In the heart of the old city of Delhi, on the edge of the railway line, sandwiched between a masjid and remains of a burnt slum, something extraordinary has emerged – a gleaming modern Polyclinic for the poorest of the poor, the drug addicts and the HIV patients who live on the pavements of Lahori Gate.
Architectural Group: Romi Khosla Design Studio
Chief Architects: Romi Khosla, Martand Khosla
Clients Name: The Sir Sobha Singh Public Charitable Trust
Design Team: Rajnish Pant
Project Location: Old Delhi, India
Project Year: 2009-2012
Project Area: 1093.5 sq. mt
Project Type: Institutional
Image Copyright/Courtesy: Saurabh Pandey
News Source: From the office of RKDS
Designed by architects Romi Khosla and Martand Khosla, this state of the art building has been donated to the Municipal Corporation of Delhi by The Sir Sobha Singh Public Charitable trust. The Trust got in touch with the architects because of their national and international reputation of building modern buildings for the very poor.
Polyclinic for the Poorest
The poor in and around Lahori gate area are in very bad health due to drug addiction, physical incapability and social desertion. Some have critical diseases like H.I.V. and T.B. They are homeless because they simply cannot afford shelter. Barely managing to feed themselves, they pull rickshaws or engage in casual daily labor. Some are sex workers and others get by through begging.
Completing the Polyclinic in this dense and crowded locality was not easy. The Polyclinic site had a dilapidated Chungi building that had provided shelter for the homeless and was a hub of drug related activities. Fully aware of these problems, the architects worked closely with the local community exposing those selves, at times, to the wrath of the drug addicts.
The adjacent mosque authorities too were suspicious of the intentions of the project until it was explained to them that the polyclinic was for the very poor who lived in the area. The location of the polyclinic abuts Railway land and their goodwill too was necessary for the success of the project.
Description of the Polyclinic
This simple elegant building is four floors high and is equipped with a hospital lift. A large area in the basement provides ample space for a modern pathological laboratory. The ground floor has the reception as well as the Out Patient Department cubicles for the day time doctors and consultants.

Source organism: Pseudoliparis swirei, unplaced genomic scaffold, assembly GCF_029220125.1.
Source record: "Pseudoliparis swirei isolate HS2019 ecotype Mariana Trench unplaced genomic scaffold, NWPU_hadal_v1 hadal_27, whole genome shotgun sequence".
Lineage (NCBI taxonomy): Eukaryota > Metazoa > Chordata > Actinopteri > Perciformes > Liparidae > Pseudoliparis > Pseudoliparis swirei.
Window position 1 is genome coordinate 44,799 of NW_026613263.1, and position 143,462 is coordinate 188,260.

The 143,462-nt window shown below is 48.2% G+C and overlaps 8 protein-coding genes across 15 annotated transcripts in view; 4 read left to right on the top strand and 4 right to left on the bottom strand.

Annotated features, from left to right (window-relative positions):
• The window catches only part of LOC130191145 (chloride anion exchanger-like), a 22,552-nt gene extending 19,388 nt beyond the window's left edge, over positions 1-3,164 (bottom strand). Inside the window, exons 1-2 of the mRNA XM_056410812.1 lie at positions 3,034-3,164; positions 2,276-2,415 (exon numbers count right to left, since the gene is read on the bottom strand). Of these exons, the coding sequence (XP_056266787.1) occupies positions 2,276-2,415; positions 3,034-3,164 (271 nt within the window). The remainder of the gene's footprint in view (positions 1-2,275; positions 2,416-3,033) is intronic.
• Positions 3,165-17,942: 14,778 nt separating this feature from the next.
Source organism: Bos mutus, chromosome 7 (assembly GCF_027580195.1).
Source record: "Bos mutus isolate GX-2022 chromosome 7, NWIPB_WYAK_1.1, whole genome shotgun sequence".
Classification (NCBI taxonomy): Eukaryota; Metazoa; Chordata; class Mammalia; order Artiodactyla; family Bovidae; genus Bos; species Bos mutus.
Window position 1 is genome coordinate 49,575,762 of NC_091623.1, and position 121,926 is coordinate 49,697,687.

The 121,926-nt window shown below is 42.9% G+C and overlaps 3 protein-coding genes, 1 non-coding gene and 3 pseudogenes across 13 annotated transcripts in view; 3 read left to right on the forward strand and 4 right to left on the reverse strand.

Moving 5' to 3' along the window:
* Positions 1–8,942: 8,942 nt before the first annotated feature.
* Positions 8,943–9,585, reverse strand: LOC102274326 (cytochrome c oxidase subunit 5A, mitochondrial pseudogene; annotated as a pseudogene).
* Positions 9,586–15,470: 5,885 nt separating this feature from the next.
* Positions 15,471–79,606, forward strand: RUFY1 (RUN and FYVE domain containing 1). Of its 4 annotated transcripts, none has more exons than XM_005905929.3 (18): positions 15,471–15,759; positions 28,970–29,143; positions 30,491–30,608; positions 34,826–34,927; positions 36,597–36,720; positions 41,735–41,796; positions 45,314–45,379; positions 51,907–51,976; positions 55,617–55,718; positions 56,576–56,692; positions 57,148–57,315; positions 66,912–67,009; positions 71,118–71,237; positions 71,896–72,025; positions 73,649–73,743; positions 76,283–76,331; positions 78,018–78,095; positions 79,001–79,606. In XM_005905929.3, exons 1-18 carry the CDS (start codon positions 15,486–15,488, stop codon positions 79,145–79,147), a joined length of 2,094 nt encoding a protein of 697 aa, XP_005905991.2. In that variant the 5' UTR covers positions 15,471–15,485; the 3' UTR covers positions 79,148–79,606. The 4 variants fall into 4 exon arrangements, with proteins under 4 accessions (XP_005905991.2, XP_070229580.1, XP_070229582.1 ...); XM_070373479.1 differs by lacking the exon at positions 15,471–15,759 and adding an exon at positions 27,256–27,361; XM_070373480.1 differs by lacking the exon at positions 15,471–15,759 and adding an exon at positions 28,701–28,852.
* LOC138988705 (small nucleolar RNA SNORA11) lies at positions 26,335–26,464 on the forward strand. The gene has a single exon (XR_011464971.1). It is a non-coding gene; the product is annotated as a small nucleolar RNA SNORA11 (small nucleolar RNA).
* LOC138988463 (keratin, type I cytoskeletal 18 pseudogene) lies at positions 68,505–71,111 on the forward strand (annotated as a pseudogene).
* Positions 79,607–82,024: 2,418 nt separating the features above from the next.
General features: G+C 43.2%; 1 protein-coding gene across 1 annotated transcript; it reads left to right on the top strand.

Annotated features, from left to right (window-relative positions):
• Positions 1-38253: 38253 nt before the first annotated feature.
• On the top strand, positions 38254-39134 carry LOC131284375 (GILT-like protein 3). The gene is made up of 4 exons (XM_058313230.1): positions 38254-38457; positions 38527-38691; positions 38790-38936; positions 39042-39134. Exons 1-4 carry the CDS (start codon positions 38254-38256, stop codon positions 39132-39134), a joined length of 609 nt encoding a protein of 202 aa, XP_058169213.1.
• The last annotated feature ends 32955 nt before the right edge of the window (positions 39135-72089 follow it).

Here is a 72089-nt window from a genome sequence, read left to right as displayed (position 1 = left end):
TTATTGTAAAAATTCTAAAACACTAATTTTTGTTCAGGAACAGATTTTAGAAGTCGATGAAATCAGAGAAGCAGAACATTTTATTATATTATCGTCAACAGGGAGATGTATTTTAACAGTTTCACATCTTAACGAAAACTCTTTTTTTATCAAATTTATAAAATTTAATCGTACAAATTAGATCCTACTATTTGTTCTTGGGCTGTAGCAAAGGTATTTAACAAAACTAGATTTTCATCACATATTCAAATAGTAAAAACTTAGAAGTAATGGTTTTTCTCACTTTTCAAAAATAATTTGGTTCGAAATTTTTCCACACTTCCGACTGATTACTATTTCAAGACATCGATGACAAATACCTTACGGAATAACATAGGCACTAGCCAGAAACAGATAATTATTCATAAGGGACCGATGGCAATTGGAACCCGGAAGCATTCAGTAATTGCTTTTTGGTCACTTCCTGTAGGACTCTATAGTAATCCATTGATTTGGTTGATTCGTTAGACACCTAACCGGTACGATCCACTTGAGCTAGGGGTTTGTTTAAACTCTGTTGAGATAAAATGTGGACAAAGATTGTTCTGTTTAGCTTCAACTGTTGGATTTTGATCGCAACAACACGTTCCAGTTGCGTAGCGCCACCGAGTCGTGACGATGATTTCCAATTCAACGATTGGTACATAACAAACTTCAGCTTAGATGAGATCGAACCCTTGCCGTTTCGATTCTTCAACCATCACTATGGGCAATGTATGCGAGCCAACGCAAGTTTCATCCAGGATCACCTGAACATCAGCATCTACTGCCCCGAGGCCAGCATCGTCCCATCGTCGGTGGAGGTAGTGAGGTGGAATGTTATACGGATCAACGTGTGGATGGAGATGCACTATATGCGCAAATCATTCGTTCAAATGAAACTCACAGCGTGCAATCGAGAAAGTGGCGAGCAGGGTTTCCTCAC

The Polyclinic has four floors each of 200 sq meters where laboratories, reception, consultation rooms, day time wards, doctors and nurse stations are situated. The fully glazed front facade provides a transparent view into the building which invites the poor to enter within. Reception staff will be able to spot hesitant patients and encourage them to come within. Once they have been registered, the patients would proceed to the first floor for the treatment. This treatment area requires more privacy and has thus been shielded from view by colored aluminum louvers provide a visual shield but allow full fresh air ventilation. A lift designed for carrying stretcher patients has also been installed for emergency treatment.
The choice of primary colors that combine the yellow and blue louvered facade and brightly ventilated areas seem radical for this forgotten area of Delhi. Yet these combinations of colors announce the presence of a contemporary treatment center for the poorest of the poor. Inside the building, the glass partitioned consulting rooms and the bright ventilated waiting spaces, have created a unique treatment environment for the poorest of patients. This is a treatment center where the infected and addicted will get not only medical attention but also counseling.
The entire project has been funded by a public charitable Trust established by the most significant contractor to build the Lutyens capitol complex of Delhi. This is their second donation to the citizens of Delhi specifically for the benefit of the poorest citizens. The first project too was designed by Romi Khosla and Martand Khosla and provided accommodation for poor relatives of the poorest patients who came to care for the patients admitted to the public hospital.
This facility was awarded the world Architecture Award in 2009.